In the very first days of the occupation, Anti-Semitic decrees were introduced; Jews were not allowed to leave town, be on the streets after 6:00 PM and could not shop in the market. All Jews had to wear a white ribbon with a yellow Star of David. The Jewish shops were handed orders for soap, leather goods, bread etc, which needed to be filled. The punishment for not filling an order was death.

A group known as the Judenrat, was created. This group acted as the liaison between the Nazis and the Jewish Population. Their job was ostensibly to mandate Nazi material requests, but they were also responsible for the rounding up and turning over of people to fulfill work quotas or whom the Nazis wanted for one thing or another. All Men between the ages of sixteen to sixty five and all women between sixteen and fifty-five were ordered to do forced labor three times a week.

On the night of August 4th 1941, The Germans accompanied by the Polish police (Pinsk had been a part of Poland only two years earlier) came to Jewish homes in different part so town and arrested 300 men. The next morning, amidst questions as to what had happened to those that were arrested, the Nazi commander of Pinsk (Name unstated) gave the order to have all males between sixteen and sixty report for work at the railroad station. If the order were not obeyed, the 300 that were taken would be shot. The “workers” were told to bring food for three days. About 8000 men lined up in two long columns of five. They were told to leave their possessions on the ground and turn their pockets inside out. They were marched, probably north, toward a village named Posenits (Possibly Posenichi) to a distance of probably 6 KM. There, the men were ordered off the road to a place where long pits had been dug. There they were machine-gunned. Some tried to run but found more machine guns waiting them in every direction. Those who did not run were ordered to crawl towards the edge of the pits and were shot in the back of the head.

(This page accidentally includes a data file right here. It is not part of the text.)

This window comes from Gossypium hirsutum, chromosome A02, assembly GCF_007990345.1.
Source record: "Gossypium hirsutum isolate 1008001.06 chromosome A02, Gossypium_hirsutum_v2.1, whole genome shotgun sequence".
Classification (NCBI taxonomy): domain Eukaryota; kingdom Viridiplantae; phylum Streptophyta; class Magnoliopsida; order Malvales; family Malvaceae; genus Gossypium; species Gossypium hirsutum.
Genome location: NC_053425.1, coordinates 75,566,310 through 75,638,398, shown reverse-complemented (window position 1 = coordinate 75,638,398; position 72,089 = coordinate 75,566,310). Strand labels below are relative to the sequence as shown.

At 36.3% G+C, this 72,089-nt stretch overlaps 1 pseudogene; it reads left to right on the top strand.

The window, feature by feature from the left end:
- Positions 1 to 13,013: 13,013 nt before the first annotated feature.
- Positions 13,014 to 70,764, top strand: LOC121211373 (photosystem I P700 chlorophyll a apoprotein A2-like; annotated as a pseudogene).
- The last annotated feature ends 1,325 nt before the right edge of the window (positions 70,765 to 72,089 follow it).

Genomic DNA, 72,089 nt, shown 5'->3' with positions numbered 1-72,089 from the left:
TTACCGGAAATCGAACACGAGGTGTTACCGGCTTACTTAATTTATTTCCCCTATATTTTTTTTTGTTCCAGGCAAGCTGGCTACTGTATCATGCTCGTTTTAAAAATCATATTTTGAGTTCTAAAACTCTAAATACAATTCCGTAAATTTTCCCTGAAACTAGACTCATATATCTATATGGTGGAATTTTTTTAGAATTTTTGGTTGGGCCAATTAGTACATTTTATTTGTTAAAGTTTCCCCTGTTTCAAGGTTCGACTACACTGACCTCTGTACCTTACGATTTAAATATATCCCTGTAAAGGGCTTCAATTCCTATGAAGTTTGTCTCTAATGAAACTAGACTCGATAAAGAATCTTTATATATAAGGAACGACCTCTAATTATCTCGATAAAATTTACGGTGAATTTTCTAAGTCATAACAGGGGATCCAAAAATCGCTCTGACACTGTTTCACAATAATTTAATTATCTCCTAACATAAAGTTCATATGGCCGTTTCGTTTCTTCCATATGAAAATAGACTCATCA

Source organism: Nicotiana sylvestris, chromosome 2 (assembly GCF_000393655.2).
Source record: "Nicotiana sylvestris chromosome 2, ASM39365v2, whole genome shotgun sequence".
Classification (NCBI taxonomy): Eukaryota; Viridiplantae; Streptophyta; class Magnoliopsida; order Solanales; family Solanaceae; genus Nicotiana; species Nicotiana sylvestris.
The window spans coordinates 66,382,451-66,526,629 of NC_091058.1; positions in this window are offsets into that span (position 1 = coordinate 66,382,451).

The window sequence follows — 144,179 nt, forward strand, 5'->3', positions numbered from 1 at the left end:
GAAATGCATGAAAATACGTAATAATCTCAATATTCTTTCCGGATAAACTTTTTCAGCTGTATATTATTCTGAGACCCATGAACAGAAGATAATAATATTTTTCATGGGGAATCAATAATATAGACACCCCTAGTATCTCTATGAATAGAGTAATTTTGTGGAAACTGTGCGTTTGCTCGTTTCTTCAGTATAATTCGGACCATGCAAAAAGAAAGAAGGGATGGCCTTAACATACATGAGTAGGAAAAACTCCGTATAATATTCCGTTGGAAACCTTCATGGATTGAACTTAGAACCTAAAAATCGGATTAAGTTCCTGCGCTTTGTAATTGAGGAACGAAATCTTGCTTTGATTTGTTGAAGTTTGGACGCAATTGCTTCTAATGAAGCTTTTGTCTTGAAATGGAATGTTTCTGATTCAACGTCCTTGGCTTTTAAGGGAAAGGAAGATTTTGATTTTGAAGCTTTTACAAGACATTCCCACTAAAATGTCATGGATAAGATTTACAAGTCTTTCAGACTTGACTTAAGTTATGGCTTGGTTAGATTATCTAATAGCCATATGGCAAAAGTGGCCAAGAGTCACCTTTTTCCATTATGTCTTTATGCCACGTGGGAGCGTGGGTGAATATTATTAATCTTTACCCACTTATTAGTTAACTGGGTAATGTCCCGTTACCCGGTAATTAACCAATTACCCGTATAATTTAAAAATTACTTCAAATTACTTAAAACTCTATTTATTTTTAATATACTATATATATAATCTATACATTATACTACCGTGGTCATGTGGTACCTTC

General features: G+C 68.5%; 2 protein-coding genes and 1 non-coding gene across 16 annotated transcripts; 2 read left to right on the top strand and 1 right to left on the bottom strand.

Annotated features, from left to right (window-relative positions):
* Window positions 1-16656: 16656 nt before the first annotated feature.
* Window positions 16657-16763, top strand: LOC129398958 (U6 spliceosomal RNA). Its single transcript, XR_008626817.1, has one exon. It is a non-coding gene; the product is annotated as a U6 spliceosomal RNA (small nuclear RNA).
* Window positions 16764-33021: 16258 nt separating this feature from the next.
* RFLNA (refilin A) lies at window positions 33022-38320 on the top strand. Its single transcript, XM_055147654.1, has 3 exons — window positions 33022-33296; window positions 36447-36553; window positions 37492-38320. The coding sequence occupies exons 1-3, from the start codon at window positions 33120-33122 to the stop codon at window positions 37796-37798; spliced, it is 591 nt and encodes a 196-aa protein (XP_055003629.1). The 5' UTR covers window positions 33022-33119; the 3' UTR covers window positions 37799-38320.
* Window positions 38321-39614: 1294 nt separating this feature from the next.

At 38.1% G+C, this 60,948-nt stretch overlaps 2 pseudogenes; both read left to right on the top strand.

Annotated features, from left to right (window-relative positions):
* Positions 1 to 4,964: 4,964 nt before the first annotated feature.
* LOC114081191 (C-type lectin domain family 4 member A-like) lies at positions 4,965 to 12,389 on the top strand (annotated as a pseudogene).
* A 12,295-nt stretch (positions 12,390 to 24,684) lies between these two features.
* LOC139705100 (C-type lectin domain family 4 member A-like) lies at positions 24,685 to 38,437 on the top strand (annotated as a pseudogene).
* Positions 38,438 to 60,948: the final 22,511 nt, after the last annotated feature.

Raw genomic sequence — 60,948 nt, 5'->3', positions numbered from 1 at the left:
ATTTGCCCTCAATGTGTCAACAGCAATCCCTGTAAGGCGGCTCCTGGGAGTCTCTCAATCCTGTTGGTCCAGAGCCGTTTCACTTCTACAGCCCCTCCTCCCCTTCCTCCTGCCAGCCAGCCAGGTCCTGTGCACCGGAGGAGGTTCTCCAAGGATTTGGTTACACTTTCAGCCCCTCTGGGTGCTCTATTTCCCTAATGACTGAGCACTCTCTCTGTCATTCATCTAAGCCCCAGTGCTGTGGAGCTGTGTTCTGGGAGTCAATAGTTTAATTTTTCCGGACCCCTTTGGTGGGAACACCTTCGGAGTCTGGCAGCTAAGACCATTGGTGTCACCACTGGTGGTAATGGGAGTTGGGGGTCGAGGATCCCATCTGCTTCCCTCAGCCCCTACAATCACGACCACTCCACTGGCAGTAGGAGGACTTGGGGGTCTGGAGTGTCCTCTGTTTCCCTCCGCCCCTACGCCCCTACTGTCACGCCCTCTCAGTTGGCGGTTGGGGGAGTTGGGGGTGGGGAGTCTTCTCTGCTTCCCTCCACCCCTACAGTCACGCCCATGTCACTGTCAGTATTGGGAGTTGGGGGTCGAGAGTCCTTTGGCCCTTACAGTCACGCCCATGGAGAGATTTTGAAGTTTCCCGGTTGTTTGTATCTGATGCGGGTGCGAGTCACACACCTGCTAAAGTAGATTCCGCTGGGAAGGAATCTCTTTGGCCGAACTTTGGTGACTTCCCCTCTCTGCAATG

There were some survivors, and even some who managed to make their way back to Pinsk. That night, another three hundred males, mostly boys, were told to get hoes and to come with them. These people were made to drag those who had been shot trying to escape back to the pits. After the work was done, they too were shot.

On August 7th, The Nazis and the polish Police made the rounds and collected children as young as eight, Old people, sick people and those who had escaped and made it to the hospitals. If they found a young man they beat and screamed at him “Why did you not report to work with the others?”

This group was led through the streets, hands on heads in the pouring rain and shot as well. All told, 11,000 people were murdered over these two days. It is said that before the war, there were 80,000 people living in Pinsk, about half of them were Jews. Pinsk was a Jewish town.

I am going to stop here today. There is more to say and I will get to that tomorrow. Some of it I am afraid turned out to be somewhat personal. I wanted to say more but have a terrible flu and a bit of a fever today and I don’t feel well at all.

More tomorrow.